- The existing homes would be demolished, even though they are immediately adjacent to the historic district and are likely contributing historic structures
- More than half the trees, including many canopy trees, would be destroyed by raising the elevation by 2.5-3.5 feet and installing concrete, pipes and utilities
- The raised block development would change the character of the neighborhood from historic single-family homes to high-density townhomes
“There is no area in Fernandina Beach where a large, raised block with townhomes is directly across the street from Historic District homes so approval of this novel development will not only impact this neighborhood but also set a bad precedent for future development of high-density townhomes in and around the Historic District and beyond,” Brookes says.
City staff documents list most of the same Comprehensive Plan policies and objectives as Brookes, only they say these and many other policies and objectives are consistent with the Tringali development plan.
Taina Christer, who lives near the proposed development, has been a driving force in fighting the plat/replat approval. She’s hoping for a good turnout of neighbors and other concerned citizens at tonight’s meeting.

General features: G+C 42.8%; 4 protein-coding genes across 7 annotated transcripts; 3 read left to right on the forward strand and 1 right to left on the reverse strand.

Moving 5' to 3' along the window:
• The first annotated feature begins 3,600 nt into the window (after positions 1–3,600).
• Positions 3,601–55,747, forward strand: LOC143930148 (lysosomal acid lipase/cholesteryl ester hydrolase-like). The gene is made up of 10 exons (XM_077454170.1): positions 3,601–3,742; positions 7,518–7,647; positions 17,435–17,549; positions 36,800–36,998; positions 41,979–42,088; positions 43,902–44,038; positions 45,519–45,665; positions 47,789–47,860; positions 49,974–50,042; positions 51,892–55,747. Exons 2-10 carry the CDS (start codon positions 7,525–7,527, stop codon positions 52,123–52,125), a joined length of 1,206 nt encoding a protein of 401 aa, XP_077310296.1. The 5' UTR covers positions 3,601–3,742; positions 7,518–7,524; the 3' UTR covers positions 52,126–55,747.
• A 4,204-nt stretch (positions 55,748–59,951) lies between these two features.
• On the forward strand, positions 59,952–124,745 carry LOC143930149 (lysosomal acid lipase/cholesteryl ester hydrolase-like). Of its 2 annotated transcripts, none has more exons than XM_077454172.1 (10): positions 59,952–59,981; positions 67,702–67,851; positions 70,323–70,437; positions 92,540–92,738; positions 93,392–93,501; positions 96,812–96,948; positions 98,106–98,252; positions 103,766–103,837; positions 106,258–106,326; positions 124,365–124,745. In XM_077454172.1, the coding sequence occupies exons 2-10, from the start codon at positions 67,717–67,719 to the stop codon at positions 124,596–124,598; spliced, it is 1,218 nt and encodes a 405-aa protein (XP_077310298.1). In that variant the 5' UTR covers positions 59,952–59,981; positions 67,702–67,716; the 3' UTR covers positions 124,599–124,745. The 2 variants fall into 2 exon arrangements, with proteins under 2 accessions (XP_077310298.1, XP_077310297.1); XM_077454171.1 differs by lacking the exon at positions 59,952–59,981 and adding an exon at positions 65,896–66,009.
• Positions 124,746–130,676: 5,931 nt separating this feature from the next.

“I have no idea how this will go. We’ll present our case against it, and the city will present in support of it. From reading the staff report, it looked to me like the developer’s attorney had written it. It’s disappointing that it’s not a fair and balanced report,” she said.
And does Christner have a sense of how commissioners will vote? “This is a question about ethics. Is the commission going to break the law by voting for it, or follow the law and their oath of office? They can approve, deny or kick it to back to the Board of Adjustment. If they are smart politicians, they will kick it to the BOA,” Cristner said.
The Fernandina Beach City Commission meeting is Tues., May 16 at 6 p.m. in City Hall.